Consider the dramatic effect of friendship in the play Hamlet, and its significance to the play.Friendship between Hamlet and Horatio, Hamlet and Rosencrantz and Guildenstern

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lmetcalf eNotes educator| Certified Educator

When you think about "dramatic significance" you need to ask yourself what purpose a character or characters serve in the play. The answer could be that the characters help to advance the plot, illuminate a theme, serve as a foil to the main character or some other character, or something else. The characters listed above all serve to illustrate some aspect of the theme of loyalty. In the play, loyalty is at the heart of the conflict: Claudius is disloyal to this brother and his kingdom when he kills King Hamlet and married his former sister-in-law. Hamlet's goal to restore a sense of decency to the throne of Denmark by avenging his father's death.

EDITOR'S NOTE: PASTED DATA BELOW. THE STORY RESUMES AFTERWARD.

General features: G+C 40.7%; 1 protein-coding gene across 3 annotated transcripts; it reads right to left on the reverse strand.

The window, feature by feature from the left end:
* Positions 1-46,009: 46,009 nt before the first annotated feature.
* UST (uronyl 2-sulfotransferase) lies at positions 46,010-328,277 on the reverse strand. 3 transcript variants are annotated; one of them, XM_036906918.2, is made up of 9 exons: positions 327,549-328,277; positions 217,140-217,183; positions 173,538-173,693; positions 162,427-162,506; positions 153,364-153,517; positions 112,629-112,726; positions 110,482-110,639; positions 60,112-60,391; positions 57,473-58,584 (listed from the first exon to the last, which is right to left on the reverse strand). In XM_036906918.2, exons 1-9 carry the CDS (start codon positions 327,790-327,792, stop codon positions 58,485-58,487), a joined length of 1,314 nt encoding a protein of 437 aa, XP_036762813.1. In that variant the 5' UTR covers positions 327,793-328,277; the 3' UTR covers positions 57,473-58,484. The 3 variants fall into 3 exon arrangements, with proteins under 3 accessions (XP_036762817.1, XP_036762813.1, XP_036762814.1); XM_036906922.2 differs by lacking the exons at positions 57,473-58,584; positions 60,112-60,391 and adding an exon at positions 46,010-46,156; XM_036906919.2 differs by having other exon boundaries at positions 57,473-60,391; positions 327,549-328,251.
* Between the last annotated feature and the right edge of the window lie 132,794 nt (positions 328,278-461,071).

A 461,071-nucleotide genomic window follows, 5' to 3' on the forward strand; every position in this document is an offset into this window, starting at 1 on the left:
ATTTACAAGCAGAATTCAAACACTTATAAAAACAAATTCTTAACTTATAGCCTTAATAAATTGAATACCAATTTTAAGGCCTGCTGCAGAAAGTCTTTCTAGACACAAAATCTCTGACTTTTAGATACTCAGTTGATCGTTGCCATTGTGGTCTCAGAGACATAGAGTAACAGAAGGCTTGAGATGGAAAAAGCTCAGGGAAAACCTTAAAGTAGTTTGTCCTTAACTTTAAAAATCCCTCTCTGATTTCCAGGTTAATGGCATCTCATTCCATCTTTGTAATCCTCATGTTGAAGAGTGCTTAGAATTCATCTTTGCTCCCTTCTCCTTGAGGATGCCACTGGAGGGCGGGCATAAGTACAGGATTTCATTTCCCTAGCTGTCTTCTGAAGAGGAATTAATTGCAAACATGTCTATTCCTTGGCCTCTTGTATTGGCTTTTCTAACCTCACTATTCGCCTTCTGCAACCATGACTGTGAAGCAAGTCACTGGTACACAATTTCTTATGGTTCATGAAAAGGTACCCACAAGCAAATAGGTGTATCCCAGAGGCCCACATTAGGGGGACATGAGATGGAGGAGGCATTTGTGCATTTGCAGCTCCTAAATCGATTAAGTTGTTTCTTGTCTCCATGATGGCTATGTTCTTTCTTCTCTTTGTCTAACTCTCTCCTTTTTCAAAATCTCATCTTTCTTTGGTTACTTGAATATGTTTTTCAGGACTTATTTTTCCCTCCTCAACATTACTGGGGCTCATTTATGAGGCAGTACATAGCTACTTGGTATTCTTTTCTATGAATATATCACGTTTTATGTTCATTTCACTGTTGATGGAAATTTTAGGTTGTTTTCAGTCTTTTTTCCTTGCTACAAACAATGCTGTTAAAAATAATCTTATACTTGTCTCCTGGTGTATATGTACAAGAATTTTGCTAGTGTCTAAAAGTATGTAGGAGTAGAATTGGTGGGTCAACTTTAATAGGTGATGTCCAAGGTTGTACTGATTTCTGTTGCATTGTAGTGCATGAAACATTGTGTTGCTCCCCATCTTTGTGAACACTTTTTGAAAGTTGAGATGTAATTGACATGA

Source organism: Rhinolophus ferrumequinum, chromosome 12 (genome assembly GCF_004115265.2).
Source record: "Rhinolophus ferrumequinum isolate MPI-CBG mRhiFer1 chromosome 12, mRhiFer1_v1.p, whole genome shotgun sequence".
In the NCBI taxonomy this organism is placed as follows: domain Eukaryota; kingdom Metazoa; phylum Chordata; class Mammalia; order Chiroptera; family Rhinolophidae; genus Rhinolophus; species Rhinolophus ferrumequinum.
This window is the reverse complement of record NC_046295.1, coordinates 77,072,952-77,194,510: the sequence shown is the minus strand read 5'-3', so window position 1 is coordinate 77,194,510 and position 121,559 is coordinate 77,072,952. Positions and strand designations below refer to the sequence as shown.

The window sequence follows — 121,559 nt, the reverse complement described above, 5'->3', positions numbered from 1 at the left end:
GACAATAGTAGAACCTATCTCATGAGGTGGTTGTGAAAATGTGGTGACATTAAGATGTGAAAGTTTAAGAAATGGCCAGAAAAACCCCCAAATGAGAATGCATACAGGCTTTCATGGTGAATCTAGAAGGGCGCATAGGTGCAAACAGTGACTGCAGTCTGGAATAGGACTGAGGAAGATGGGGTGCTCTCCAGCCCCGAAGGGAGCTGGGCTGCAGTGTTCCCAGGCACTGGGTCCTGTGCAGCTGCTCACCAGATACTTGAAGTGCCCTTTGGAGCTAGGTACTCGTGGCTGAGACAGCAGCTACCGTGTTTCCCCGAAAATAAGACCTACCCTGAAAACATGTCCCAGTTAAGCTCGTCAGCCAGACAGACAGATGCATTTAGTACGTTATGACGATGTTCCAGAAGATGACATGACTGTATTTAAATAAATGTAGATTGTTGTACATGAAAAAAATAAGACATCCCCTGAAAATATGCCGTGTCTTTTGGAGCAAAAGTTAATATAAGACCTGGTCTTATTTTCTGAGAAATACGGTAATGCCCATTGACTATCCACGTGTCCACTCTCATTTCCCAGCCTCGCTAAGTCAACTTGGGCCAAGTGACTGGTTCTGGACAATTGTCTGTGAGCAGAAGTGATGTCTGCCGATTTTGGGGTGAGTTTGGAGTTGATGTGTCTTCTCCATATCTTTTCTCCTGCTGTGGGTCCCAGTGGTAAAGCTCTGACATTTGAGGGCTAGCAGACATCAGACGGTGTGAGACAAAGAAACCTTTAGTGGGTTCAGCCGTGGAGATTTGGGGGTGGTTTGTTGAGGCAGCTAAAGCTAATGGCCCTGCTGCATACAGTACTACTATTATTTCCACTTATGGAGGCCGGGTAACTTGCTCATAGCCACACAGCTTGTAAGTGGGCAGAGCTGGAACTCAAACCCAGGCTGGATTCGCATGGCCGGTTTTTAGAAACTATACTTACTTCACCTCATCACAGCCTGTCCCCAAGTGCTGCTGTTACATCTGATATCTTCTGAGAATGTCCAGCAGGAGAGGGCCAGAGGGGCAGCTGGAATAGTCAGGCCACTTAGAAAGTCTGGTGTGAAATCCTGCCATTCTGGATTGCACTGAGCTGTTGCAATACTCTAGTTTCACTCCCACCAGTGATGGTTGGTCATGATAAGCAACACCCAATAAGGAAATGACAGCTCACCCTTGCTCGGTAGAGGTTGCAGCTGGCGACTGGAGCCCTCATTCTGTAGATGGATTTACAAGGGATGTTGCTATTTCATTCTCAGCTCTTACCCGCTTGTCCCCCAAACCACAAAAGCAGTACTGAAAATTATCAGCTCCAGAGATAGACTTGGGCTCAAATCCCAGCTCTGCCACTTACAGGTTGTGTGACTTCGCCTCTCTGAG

When Rosencrantz and Guildenstern arrive at Elsinore, it is NOT out of a sense of loyalty or concern for their friend Hamlet, but because they were summoned by King Claudius and are hoping for "a king's remembrance," a reward, for essentially spying on Hamlet and reporting back to the King and Queen about what is really going on with Hamlet. Hamlet is almost immediately suspicious of their motives, especially after they don't directly answer the question of whether they were sent for or not. Hamlet puts up his guard around them, and is sadly left in a more isolated state than before. Hamlet has only one true friend, or confidante, in the play, and that is Horatio. Horatio is a friend from school, but one who has been there fore Hamlet since the death of King Hamlet, not a late-comer. He loyally tells Hamlet about the ghost's appearance. He loyally swears not to reveal Hamlet's secrets about the ghost or his act of madness. He loyally agrees to help Hamlet watch Claudius during the performance of the play within a play. He loyally delivers the notes from Hamlet and keeps his exact presence back in Denmark a secret until the time is right. He loyally supports and congratualates Hamlet for the way he handled Rosencrantz and Guildenstern on the boat to England. He loyally cautions Hamlet about getting into the fencing match with Laertes, and finally, he nobly agrees to live on at the end to explain to the "yet unknowing world" why everything that happened, happened. Shakespeare is clearly illustrating the value of loyalty and the importance of frienship.